wildfire masks


How your mask is doing double duty in wildfire states

Are you safe from both COVID and harmful wildfire smoke?

Mar 22, 2021, 9:30 am*

The Daily Dot Bazaar


Colette Bennett

Saying 2020 is a dumpster fire is a wild understatement. Despite nearing the eighth month of this pandemic, most human beings are still figuring out how to coexist with a deadly virus with no cure or vaccine as of yet, all while juggling working at home, homeschooling their kids, and trying not to have a nervous breakdown. Oh, and did we mention a large portion of the western United States is on fire?

Of course, if you live in states like California or Colorado, you already know that since the fires have been ongoing since August. The Cameron Peak fire made history for being the largest on record in the state of Colorado. The California Department of Forestry and Fire Protection reports that more than 4.13 million acres have burned. CNN reports that 26 homes have been destroyed in Colorado so far––and the fires rage on.

It’s hard to imagine any silver lining in a situation so dire. But the fact that face masks have become an essential accessory may be protecting residents affected by wildfire states from more than just COVID. It’s also helping your lungs. 

Does a face mask protect you from smoke inhalation?

Wildfire smoke is a complex mixture of pollutants that can cause a myriad of health problems when inhaled. The EPA reports that even a few days of exposure to wildfire smoke is enough to cause severe damage. Children under the age of 18, pregnant women, middle-aged people or older, and those of low socio-economic status are at the highest risk. At best, the smoke and ash can irritate the eyes, nose, and lungs. At worst, it can provoke severe asthma attacks, heart failure, and death.

Unfortunately, the majority of face masks do not offer the necessary protection from wildfire smoke. Much like COVID, wildfire smoke contains small particles that can get through bandanas, cloth masks, and dust masks. And no, you can’t trust the face masks on Amazon, so please don’t risk your health to save a few bucks.

While FDA-registered surgical masks have filters that can block aerosolized COVID particles, the particulate matter from wildfires is not contained within water vapor droplets. Although, the University of San Francisco reports that surgical masks can be helpful to filter out toxins in the weeks after the fire. 

The best mask that can provide sufficient protection from the damaging effects of wildfire smoke is a NIOSH-certified N95 respirator. Both the California and Washington State Department of Health guidelines recommend staying indoors,” as face masks are not typically recommended as the best option to reduce exposure to wildfire smoke.” However, that’s not always an option. So if there is a need to use a face mask for limited time outside, “a N95 or other NIOSH respirator rated for fine particulates is usually recommended with several necessary steps to ensure it is worn correctly to achieve a proper fit and seal.”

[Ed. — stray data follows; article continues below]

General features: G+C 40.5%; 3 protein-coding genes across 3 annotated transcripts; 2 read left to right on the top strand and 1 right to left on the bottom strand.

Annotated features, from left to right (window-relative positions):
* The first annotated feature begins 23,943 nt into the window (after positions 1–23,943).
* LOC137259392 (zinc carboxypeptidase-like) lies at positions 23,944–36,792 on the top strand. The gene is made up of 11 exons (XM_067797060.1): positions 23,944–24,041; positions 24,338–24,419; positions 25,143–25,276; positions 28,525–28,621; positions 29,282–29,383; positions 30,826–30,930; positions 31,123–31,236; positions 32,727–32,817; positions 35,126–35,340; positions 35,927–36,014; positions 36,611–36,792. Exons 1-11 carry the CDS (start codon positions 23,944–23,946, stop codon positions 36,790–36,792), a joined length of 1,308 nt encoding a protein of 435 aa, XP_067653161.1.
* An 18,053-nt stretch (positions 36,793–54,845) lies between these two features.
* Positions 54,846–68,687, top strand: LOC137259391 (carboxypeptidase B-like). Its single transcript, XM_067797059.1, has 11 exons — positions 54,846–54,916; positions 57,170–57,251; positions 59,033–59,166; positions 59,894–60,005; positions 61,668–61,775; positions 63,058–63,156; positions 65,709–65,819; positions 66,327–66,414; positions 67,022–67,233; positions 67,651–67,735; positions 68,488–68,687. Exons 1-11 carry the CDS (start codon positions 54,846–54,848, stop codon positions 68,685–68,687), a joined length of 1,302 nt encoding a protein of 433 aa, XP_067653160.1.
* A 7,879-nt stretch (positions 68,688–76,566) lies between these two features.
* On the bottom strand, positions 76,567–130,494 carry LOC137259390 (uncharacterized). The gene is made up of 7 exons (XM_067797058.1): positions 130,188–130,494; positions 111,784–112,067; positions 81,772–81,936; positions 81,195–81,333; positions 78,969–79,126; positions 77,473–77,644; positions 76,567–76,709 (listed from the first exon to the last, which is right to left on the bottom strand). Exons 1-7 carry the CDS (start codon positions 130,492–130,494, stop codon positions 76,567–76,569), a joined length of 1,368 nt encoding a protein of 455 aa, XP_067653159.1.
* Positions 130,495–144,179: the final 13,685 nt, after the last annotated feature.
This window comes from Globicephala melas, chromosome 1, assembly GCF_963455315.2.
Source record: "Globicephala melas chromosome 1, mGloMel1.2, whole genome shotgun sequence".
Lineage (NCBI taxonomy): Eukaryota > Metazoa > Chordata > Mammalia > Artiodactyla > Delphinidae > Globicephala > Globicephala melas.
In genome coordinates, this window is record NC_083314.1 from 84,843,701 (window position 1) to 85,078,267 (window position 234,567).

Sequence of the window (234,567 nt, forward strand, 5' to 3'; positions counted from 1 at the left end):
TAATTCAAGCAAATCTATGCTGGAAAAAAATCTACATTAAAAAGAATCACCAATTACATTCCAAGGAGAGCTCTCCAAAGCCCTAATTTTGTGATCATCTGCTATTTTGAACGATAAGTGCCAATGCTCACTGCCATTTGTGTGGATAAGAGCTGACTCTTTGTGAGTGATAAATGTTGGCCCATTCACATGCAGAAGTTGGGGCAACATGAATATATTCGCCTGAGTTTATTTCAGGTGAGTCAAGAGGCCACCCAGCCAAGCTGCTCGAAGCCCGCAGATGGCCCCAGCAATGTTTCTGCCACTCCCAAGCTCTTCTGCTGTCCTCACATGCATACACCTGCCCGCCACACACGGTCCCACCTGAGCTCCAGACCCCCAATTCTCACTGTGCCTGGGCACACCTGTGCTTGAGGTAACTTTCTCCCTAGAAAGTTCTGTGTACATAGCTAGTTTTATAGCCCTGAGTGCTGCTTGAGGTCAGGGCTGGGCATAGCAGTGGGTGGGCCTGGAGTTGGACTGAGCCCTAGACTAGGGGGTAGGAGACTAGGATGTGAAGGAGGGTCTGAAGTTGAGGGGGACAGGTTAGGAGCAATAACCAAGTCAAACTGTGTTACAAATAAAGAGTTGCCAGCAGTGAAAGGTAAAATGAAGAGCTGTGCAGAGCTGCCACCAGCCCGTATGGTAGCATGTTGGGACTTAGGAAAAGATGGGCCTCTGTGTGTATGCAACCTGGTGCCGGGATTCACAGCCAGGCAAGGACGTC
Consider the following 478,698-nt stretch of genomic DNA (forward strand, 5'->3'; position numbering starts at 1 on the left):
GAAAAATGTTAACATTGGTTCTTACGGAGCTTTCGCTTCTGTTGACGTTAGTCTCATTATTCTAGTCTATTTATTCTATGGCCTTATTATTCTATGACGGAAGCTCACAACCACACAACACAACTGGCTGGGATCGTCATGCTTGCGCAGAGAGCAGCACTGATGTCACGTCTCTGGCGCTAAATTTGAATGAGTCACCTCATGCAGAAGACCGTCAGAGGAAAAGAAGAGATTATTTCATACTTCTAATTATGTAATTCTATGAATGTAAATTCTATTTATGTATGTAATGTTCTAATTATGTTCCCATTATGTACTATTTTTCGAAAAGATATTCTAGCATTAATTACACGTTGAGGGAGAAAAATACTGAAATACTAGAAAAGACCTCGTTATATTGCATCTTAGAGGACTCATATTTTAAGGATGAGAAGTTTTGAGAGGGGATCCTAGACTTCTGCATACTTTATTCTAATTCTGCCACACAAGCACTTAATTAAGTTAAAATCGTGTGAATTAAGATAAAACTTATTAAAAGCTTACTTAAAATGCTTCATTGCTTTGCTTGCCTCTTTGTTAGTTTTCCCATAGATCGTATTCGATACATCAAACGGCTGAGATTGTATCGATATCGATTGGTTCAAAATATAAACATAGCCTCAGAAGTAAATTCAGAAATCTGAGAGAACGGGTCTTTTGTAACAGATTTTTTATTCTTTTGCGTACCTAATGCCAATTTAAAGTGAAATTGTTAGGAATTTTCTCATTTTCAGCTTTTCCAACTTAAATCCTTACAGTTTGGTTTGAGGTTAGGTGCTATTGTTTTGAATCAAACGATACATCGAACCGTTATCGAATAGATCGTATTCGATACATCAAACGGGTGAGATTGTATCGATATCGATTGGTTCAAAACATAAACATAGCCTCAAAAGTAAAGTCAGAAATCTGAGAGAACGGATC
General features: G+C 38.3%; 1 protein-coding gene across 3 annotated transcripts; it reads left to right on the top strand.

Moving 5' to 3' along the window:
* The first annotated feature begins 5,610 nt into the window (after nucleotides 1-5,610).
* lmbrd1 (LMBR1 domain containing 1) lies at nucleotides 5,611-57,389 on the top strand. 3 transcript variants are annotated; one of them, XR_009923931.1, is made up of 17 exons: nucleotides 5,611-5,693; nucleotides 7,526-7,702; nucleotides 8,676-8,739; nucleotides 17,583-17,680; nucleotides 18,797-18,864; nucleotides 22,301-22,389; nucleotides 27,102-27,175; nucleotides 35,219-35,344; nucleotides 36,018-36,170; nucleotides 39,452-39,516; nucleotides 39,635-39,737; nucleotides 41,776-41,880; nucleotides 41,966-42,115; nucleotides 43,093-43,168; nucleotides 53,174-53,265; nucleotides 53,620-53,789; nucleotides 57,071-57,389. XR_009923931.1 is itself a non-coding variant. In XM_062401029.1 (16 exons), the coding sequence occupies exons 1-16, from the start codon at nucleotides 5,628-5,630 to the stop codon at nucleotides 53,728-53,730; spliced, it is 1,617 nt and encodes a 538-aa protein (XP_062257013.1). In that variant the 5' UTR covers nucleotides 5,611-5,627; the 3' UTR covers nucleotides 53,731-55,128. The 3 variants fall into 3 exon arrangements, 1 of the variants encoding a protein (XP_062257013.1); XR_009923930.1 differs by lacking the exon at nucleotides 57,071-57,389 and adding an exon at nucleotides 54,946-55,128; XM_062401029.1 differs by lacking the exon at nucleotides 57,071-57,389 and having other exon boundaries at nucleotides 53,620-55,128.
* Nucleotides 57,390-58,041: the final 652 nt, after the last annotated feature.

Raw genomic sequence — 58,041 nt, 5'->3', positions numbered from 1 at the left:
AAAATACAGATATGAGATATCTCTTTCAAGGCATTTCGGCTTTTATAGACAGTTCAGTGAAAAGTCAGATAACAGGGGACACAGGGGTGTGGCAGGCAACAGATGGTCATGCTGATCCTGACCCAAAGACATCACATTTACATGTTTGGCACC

That would be all fine and well if we weren’t in the middle of a global pandemic that was causing a significant shortage in N95 respirators. In fact, most of the California and Washington Department of Health information was last updated in 2019, and finding COVID-related guidelines proved to be more difficult.

Like most consequences of COVID, there is a huge lack of information out there for people who want to be as safe as possible while still existing. The year 2020 is nearly over and “just stay indoors” isn’t really an option for those with jobs and responsibilities that require them to leave home. Not to mention those who’ve had to evacuate their homes due to wildfires. It’s just not possible to hole up inside 24/7. So what are we supposed to do?

Coming soon: N95 respirators available to buy in the U.S.

Those in wildfire states may soon have a more realistic option, as a company in Austin is helping fight the PPE shortage. 

Armbrust USA is currently the only company in the U.S. manufacturing and selling medical-grade surgical masks and soon, NIOSH-certified N95 respirators directly to consumers. The company is already taking preorders for respirators and expects these ventilators will be ready to ship by December 2020 once NIOSH approval is finalized.

Since Armbrust’s current focus is on direct-to-consumer sales, purchasing its N95 respirators does not take away from the supply needed for the medical field. That’s because until now, there hasn’t been a company making FDA-registered masks for consumers, who typically don’t purchase 10,000+ masks at once. 

All U.S.-based companies that manufacture N95 respirators sell them in mass quantities under exclusive, billion-dollar contracts with corporations, including most hospitals. Because of that, Armbrust—a company that was established as a result of the pandemic—is not in direct competition with manufacturers like 3M, though they hope to scale. And when Dr. Anthony Fauci suggests we’ll be wearing masks and socially distancing until 2022, we’re certainly going to need more feasible options. 

In addition to purchasing your own certified surgical masks and N95 respirators, you can even donate a box to first responders via its website. It’s a small way to fight back against systems that have made PPE shortages a struggle in the U.S. 

You can purchase Armbrust’s N95 respirator masks in a pack of 10, which currently retail for $39. Preorders are open now on the company website.

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*First Published: Oct 30, 2020, 11:35 am